I’ve had the privilege of working on this 1931 Westinghouse grandfather clock radio, the Columaire WR-8. These are a very beautiful and desirable early piece of radio engineering and featured a New Haven Westinghouse electric clock in the front and the controls on the right side of the radio.
This is a nice high-end superhet radio with 9 tubes, 24 24 27 24 24 27 45 45 80. Push-pull 45s will give a great warm sound out of the 12″ speaker mounted at the top of the clock. It’s definitely worth fixing up – the Radio Collector’s Dictionary lists its value at $900, although they go for somewhat less than that in the wild. This is a very early design and everything was still very large – not to mention, the radio has a 4-gang tuning capacitor. The power supply is full of large iron. Put together, the radio has two chassis each larger than most even large radio chassis even a few years later.
Underneath, it’s a fairly straightforward layout. Coils, IF transformers and components. The capacitors are all in large blocks against the chassis.
In the power supply, there’s some immediate bad news:
It looks like the power supply filter capacitors failed and shorted out, causing excessive B+ current draw which caused damage and internal fusing, and the heating caused the transformer’s potting tar to melt out all over the bottom of the chassis pan. The B+ winding is supposed to show about 350 Ohms when in good condition, but it was showing nearly a dead short. I set about locating a replacement transformer in the background and worked on some other aspects of the repair.
Fortunately, there are quite a few models which used a similar power supply. Quite a few Victor radios of the era, several models of Radiola, and the other Westinghouse radios all had identical power supply chassis with parts that could be used interchangeably.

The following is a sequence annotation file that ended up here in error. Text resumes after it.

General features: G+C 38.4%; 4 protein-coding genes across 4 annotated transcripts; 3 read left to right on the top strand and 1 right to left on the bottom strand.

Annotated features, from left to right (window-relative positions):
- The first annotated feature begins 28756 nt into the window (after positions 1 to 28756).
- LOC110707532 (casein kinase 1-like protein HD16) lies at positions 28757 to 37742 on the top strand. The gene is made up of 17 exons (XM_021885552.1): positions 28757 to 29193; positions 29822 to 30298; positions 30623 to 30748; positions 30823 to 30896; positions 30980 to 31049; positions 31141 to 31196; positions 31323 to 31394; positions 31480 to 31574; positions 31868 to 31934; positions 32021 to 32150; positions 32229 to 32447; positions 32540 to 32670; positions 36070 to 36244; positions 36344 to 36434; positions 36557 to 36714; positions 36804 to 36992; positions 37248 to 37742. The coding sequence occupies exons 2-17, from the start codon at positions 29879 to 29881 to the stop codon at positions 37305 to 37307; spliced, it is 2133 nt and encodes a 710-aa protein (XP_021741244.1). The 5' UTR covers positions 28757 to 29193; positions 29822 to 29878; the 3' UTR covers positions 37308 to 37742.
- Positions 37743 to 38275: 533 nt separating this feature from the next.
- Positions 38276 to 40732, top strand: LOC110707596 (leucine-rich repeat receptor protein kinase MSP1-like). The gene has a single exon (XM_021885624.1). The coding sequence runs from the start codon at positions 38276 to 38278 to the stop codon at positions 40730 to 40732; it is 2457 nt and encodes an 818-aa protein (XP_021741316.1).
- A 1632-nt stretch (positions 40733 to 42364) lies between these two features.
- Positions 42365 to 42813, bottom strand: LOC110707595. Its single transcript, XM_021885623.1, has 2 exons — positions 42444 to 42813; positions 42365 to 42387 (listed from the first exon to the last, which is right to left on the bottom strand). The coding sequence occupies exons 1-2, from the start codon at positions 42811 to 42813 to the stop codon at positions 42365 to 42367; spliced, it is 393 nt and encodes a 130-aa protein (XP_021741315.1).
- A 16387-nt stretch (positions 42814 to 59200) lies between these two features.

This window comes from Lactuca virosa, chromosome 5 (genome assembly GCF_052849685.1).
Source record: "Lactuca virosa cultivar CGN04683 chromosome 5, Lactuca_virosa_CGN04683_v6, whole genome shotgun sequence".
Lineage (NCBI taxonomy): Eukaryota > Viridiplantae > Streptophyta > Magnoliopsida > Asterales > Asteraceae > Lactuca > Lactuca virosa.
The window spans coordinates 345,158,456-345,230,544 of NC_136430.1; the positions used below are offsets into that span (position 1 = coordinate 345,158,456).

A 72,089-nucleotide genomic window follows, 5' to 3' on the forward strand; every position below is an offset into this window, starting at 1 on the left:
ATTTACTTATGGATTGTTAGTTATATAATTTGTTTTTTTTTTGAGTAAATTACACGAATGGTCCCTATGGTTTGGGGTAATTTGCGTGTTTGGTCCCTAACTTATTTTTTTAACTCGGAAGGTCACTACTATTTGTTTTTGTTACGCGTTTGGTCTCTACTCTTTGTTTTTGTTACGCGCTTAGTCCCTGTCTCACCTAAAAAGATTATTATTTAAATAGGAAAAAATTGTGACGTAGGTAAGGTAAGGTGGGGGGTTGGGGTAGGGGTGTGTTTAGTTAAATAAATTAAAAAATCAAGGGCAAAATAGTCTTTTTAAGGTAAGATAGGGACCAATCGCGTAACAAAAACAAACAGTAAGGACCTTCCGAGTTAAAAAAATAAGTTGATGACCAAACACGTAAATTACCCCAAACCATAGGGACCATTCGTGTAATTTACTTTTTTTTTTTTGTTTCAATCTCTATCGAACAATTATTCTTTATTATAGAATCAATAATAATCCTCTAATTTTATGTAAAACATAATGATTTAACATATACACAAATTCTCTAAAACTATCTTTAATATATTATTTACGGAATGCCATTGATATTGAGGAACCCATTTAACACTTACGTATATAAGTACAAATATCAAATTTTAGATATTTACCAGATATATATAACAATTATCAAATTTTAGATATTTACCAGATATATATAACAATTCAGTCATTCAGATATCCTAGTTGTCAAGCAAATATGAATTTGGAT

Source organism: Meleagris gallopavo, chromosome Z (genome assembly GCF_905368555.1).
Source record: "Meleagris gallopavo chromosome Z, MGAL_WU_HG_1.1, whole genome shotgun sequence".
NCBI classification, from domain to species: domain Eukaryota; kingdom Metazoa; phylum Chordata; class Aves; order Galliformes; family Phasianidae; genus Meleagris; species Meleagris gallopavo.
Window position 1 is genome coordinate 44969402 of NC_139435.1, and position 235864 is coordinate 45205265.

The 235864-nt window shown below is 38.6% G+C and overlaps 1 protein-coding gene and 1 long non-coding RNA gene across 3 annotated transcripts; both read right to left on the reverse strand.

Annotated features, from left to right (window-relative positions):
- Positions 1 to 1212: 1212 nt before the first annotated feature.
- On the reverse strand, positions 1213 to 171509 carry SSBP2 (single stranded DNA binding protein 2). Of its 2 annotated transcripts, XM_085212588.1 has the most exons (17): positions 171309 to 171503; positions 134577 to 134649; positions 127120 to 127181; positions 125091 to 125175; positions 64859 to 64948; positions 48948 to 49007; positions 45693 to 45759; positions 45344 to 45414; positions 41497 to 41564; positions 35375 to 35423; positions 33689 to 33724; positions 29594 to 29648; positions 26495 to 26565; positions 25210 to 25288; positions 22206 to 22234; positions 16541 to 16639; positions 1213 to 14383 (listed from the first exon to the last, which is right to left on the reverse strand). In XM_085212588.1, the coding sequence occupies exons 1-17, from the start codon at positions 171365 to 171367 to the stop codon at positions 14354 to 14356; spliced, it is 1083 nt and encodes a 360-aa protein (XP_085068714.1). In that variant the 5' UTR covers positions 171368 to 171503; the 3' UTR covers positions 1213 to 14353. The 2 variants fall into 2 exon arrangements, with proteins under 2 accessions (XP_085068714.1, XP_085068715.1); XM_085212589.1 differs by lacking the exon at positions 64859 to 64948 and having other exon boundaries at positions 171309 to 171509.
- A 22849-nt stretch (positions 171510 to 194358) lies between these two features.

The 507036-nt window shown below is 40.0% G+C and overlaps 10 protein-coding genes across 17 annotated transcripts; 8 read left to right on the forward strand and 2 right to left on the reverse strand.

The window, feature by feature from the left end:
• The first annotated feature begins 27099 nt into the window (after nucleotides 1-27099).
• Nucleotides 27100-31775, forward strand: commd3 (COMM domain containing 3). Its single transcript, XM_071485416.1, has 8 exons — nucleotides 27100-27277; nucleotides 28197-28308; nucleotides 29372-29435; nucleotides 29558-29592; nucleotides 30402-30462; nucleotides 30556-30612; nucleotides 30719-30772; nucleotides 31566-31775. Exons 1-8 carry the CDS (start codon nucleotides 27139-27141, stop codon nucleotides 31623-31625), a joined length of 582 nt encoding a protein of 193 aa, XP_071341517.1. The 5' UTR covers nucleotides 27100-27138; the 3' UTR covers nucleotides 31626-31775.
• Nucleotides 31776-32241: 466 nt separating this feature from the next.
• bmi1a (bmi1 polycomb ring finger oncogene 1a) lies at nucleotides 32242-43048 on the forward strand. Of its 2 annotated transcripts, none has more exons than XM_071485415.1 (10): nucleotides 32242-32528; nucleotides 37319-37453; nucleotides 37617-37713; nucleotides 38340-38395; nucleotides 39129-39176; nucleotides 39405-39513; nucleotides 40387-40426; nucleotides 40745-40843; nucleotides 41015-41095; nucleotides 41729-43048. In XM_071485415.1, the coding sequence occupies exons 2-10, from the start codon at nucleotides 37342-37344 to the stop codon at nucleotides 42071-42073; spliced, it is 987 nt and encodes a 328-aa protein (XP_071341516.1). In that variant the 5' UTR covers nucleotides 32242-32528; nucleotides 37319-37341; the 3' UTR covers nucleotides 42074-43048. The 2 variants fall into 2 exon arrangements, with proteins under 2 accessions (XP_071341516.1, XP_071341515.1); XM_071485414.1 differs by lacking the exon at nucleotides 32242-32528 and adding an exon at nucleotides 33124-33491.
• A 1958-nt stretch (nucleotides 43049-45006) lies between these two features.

The capacitor block in the chassis was up for replacement. I first thought about mounting the replacement terminal strips on the underside but chose to move them for final installation.
The detector plate RF choke was open, so I mounted up another terminal strip and replacement. The value isn’t especially critical; I used a 10 uH plate choke with negligible DC resistance and rated for 2A, an order of magnitude more than it will ever experience.
Quite a few weeks later, the replacement transformer did turn up. It’s a period service upgrade transformer. RCA specified a separate winding for the 45 tubes which reduces hum, so this new model connects the thickest 2.5V winding to the receiver chassis terminals, and the thinner 2.5V winding goes to the #45 output tubes. This isolates the . Even though this does reduce the hum level somewhat there is still some baseline hum due to the primitive filtering techniques of the day.
The filter and bypass capacitors are also in a block. I used terminal strips with mounting feet and soldered the feet to the existing mounting tabs to provide a secure mechanical connection but no electrical connection. Then I mounted replacement capacitors and components to those terminal strips.
With the electrical replacements finished, it was time to set up for a test power-up.
The dial indicator lamp had split apart. I had a replacement on hand, but it mounts up a bit differently, so ended up having to wrap the mounting hardware with insulating tape as one part of the mounting tab is electrically engaged on the new one.
First power-up went without incident and I set about for an alignment!
My camera’s memory card was corrupt and I lost a bunch of photos of the reassembly process which is really unfortunate. I’m hoping my client sends me a photo of the radio installed in their home so I can have one to show off for the collection. This radio was large, heavy, and local so I delivered it to its final home and helped with the installation in testing – even in a known radio dead zone, it managed to receive a few AM stations with a short length of random wire antenna and with a proper receiving setup it should be a very high performing radio.